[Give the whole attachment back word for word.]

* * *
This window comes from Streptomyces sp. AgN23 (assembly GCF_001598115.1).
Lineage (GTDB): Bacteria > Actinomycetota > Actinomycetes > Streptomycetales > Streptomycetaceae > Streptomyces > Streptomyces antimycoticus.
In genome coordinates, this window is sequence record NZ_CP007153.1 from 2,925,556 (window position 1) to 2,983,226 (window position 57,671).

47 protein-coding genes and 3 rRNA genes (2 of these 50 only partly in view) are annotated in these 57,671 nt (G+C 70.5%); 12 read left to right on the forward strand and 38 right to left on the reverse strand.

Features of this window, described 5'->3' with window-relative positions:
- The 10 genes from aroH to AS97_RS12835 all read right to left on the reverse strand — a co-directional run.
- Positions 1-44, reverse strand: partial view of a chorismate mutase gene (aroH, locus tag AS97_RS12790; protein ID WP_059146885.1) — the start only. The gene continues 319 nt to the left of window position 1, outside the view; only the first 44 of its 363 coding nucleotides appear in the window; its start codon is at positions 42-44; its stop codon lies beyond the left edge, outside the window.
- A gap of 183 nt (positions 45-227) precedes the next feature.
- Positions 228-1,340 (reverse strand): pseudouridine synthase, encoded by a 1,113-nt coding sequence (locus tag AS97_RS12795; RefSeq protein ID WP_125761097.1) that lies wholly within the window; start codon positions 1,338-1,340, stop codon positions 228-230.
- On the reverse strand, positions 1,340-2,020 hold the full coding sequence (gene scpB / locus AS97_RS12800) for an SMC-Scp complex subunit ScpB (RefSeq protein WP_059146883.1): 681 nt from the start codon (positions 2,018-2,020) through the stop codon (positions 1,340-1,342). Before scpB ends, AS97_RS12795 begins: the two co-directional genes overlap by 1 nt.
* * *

This window comes from Streptomyces sp. AgN23 (assembly GCF_001598115.1).
Lineage (GTDB): Bacteria > Actinomycetota > Actinomycetes > Streptomycetales > Streptomycetaceae > Streptomyces > Streptomyces antimycoticus.
In genome coordinates, this window is sequence record NZ_CP007153.1 from 2,925,556 (window position 1) to 2,983,226 (window position 57,671).

47 protein-coding genes and 3 rRNA genes (2 of these 50 only partly in view) are annotated in these 57,671 nt (G+C 70.5%); 12 read left to right on the forward strand and 38 right to left on the reverse strand.

Features of this window, described 5'->3' with window-relative positions:
- The 10 genes from aroH to AS97_RS12835 all read right to left on the reverse strand — a co-directional run.
- Positions 1-44, reverse strand: partial view of a chorismate mutase gene (aroH, locus tag AS97_RS12790; protein ID WP_059146885.1) — the start only. The gene continues 319 nt to the left of window position 1, outside the view; only the first 44 of its 363 coding nucleotides appear in the window; its start codon is at positions 42-44; its stop codon lies beyond the left edge, outside the window.
- A gap of 183 nt (positions 45-227) precedes the next feature.
- Positions 228-1,340 (reverse strand): pseudouridine synthase, encoded by a 1,113-nt coding sequence (locus tag AS97_RS12795; RefSeq protein ID WP_125761097.1) that lies wholly within the window; start codon positions 1,338-1,340, stop codon positions 228-230.
- On the reverse strand, positions 1,340-2,020 hold the full coding sequence (gene scpB / locus AS97_RS12800) for an SMC-Scp complex subunit ScpB (RefSeq protein WP_059146883.1): 681 nt from the start codon (positions 2,018-2,020) through the stop codon (positions 1,340-1,342). Before scpB ends, AS97_RS12795 begins: the two co-directional genes overlap by 1 nt.